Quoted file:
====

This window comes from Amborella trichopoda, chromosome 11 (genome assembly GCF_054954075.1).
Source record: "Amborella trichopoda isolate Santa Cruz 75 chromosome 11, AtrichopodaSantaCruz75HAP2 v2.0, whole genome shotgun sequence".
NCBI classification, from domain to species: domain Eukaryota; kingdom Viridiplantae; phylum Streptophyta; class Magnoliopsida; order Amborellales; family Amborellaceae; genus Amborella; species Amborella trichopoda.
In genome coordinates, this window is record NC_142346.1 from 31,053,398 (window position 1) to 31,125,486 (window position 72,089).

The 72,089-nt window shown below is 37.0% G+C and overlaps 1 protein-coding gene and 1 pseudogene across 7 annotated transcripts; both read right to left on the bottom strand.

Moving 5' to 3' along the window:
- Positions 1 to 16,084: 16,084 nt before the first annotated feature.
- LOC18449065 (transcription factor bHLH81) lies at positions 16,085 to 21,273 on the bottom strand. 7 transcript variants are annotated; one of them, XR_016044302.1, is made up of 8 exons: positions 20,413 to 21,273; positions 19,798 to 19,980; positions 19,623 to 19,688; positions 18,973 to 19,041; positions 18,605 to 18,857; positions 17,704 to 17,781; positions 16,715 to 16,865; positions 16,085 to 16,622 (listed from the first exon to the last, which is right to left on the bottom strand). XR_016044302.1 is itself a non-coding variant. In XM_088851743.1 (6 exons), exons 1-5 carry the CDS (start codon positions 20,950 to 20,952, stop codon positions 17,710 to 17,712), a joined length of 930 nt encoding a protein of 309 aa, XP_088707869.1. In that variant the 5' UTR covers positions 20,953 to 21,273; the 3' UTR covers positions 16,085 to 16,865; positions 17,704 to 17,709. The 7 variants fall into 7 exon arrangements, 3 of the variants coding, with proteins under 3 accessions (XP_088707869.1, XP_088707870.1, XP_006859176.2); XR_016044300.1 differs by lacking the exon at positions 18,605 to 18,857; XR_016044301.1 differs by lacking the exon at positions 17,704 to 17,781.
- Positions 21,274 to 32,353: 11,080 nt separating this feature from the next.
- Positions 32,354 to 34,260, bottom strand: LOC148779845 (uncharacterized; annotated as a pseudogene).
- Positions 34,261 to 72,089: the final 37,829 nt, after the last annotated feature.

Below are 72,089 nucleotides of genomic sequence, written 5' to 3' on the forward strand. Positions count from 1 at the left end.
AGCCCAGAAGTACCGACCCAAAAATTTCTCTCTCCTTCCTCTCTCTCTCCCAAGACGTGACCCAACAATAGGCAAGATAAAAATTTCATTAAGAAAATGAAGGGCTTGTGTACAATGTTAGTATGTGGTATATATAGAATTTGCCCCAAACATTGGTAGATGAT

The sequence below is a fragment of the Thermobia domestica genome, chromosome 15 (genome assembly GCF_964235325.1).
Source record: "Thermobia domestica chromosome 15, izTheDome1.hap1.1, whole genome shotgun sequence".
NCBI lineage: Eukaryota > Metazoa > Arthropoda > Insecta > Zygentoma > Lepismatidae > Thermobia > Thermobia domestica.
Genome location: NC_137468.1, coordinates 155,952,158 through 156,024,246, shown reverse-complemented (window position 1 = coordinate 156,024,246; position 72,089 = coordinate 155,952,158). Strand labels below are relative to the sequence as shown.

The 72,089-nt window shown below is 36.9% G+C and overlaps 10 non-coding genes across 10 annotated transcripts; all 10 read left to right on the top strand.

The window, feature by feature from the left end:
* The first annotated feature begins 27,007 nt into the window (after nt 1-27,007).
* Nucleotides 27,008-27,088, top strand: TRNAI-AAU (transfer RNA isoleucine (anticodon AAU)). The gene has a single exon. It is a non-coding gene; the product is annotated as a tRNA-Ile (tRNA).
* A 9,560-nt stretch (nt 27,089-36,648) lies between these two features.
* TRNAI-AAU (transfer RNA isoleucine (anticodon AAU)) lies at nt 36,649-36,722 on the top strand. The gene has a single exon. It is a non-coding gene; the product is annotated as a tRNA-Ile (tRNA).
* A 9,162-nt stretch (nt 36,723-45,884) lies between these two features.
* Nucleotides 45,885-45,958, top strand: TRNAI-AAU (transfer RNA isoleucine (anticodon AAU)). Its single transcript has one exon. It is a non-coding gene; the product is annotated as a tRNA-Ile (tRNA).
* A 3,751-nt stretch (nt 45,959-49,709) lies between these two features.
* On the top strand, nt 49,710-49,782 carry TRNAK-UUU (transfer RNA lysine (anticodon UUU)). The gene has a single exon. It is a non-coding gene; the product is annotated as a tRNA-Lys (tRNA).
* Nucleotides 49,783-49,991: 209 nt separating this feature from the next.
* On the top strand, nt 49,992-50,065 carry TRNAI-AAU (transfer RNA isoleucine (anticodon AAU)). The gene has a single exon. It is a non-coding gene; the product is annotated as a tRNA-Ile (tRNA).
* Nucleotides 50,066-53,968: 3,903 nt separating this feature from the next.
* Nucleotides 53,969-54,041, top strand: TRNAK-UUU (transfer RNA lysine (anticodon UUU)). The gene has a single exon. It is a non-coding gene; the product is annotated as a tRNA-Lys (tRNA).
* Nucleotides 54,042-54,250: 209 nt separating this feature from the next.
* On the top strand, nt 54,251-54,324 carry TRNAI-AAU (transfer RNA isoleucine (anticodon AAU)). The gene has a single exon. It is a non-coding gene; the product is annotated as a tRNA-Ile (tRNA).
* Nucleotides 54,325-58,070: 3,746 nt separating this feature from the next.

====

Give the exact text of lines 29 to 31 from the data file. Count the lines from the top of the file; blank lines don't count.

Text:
* On the top strand, nt 49,992-50,065 carry TRNAI-AAU (transfer RNA isoleucine (anticodon AAU)). The gene has a single exon. It is a non-coding gene; the product is annotated as a tRNA-Ile (tRNA).
* Nucleotides 50,066-53,968: 3,903 nt separating this feature from the next.
* Nucleotides 53,969-54,041, top strand: TRNAK-UUU (transfer RNA lysine (anticodon UUU)). The gene has a single exon. It is a non-coding gene; the product is annotated as a tRNA-Lys (tRNA).